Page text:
• Big and growing gap between the rich and poor.
  • Most of us have lost big chunks of our retirement security (or our homes) due to the mortgage meltdown — even as Wall Streets’ profit margins appear to have recovered nicely.
  • The average CEO makes 185 times more than the average American worker.
  • Our working-age kids are staring at a jobs market that looks more like a battlefield than a landscape of opportunity.

I’m not trying to compare the plight of many in the Middle East with our problems. And I’m not calling for a revolution or anything. They often turn out bad. We’re a long way off from judging whether the Jasmine Revolution is going to actually improve things in the Middle East.

I’m just saying that when we watch these people on the other side of the planet fighting for freedom and democracy, we should keep in mind what these people are fighting for and why. It is the desire for basic fairness and justice that is at the root of this crisis.

Our own society is growing increasingly inequitable. I wonder if this is what blinded us to the level of instability in the Middle East that eventually erupted. Are we, in a global sense, like those frogs swimming in a slowly heating pan of water not noticing it coming closer to a boil?

As Martin Luther King Jr. said many years ago:

“Injustice anywhere is a threat to justice everywhere”


On Sunday, Fareed Zakaria hosted a CNN special called “Restoring the American Dream” and wrote an accompanying article at TIME called “Are America’s Best Days Behind Us?

Zakaria (in print and on TV) talks about the competitive global marketplace, the need for improvements in education, more investment in science and innovation, efficiency in government, more nimble corporations … and all those same sorts of things you’ve probably heard before.

The CNN special begins with him asking top CEOs from GE, Google and Coca-Cola to define the problem and suggest solutions. Not exactly a diversity of viewpoints. Maybe part of the problem.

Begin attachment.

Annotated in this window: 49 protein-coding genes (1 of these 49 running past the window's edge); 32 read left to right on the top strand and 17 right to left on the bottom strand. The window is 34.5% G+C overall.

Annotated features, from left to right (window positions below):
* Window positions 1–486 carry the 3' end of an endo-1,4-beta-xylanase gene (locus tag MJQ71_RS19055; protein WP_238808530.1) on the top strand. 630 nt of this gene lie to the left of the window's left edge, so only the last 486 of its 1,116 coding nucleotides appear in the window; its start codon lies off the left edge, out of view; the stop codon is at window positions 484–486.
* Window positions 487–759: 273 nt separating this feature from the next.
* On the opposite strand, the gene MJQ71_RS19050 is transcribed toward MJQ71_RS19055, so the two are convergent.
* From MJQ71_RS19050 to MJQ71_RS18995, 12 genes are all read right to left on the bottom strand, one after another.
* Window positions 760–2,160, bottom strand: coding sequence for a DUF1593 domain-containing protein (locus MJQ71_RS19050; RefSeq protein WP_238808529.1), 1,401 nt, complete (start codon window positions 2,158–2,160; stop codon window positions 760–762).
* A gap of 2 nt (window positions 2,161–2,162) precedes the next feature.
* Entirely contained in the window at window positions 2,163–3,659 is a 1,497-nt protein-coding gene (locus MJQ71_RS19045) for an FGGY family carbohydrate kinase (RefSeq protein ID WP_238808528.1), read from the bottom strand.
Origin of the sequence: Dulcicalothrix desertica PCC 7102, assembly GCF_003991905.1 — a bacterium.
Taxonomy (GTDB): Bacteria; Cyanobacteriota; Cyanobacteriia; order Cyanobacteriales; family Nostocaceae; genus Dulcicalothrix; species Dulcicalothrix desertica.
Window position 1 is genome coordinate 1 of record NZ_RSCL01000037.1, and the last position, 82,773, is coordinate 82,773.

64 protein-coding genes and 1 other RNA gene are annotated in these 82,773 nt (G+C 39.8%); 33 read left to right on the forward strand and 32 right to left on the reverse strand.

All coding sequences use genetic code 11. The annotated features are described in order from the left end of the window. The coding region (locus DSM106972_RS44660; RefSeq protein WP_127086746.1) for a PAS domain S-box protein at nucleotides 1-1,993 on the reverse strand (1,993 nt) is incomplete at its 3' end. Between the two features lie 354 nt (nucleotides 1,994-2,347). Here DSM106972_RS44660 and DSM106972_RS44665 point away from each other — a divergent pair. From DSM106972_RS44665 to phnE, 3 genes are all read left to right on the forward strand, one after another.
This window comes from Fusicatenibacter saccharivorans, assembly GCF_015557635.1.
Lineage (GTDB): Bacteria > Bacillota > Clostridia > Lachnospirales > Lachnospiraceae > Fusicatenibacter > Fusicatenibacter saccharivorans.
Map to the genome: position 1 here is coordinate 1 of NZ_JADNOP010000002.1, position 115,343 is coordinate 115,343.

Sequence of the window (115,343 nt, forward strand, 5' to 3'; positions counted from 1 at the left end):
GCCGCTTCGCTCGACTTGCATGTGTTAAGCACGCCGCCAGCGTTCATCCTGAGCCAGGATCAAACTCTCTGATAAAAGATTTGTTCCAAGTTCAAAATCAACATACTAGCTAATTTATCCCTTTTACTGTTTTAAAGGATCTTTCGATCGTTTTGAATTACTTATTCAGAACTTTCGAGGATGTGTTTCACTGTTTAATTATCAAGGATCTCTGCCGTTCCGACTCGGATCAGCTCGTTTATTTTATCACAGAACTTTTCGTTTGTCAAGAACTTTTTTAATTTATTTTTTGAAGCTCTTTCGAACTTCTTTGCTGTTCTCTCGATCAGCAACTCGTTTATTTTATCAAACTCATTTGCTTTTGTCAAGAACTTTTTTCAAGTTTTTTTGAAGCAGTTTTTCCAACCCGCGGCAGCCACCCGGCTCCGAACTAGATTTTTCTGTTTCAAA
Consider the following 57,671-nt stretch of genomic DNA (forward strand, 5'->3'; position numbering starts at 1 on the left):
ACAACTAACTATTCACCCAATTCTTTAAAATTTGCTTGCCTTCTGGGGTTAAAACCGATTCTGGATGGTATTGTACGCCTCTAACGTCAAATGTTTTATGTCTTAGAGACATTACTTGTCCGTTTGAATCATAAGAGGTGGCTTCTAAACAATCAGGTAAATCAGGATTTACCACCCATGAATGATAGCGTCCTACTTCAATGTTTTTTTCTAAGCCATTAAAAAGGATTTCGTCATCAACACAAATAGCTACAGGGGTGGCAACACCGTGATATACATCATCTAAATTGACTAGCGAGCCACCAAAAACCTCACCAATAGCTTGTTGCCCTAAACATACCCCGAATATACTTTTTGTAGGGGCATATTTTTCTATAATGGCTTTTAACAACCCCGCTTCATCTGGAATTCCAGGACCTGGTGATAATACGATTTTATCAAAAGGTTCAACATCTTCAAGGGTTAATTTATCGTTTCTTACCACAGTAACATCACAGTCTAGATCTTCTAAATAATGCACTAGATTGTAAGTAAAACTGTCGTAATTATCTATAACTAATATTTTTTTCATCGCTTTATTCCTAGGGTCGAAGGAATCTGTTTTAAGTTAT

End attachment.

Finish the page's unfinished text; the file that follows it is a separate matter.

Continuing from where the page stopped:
You can read or view for yourself, but I’d say Zakaria took a fairly narrow, if predictable, look at the problem and dodged the more uncomfortable reasons why the U.S. has such high and increasing rates of social and economic inequity. At one point, he writes in Time:

The countries of Northern Europe — Denmark, Sweden, Norway, Finland — have created a fascinating and mixed model of political economy. Their economies are extremely open and market-based. Most of them score very high on the Heritage Foundation’s Index of Economic Freedom. But they also have generous welfare states and make major investments for future growth. Over the past 20 years, these countries have grown nearly as fast as, or in some cases faster than, the U.S. Germany has managed to retain its position as the world’s export engine despite high wages and generous benefits.

Oddly, Zakaria repeatedly cites the Northern European countries for their superior educational performance, solid middle-class (ours is shrinking), their better health indicators and other positive socioeconomic trends — but then simply dismisses the idea that we should adopt their approach:

Now, America should not and cannot simply copy the Nordic model or any other. Americans would rebel at the high taxes that Northern Europeans pay…. The American system is more dynamic, entrepreneurial and unequal than that of Europe and will remain so. But the example of Northern Europe shows that rich countries can stay competitive if they remain flexible, benchmark rigorously and embrace efficiency.

Maybe the problem here is that Zakaria and many other pundits seem unable to shake the basic assumption that — as he says — in America we fully accept, and even celebrate, inequity.

That argument reminds me of all those people who used to say Arabs don’t want democracy.


About Author

Tom Paulson

Tom Paulson is founder and lead journalist at Humanosphere. Prior to operating this online news site, he reported on science,  medicine, health policy, aid and development for the Seattle Post-Intelligencer. Contact him at tom[at] or follow him on Twitter @tompaulson.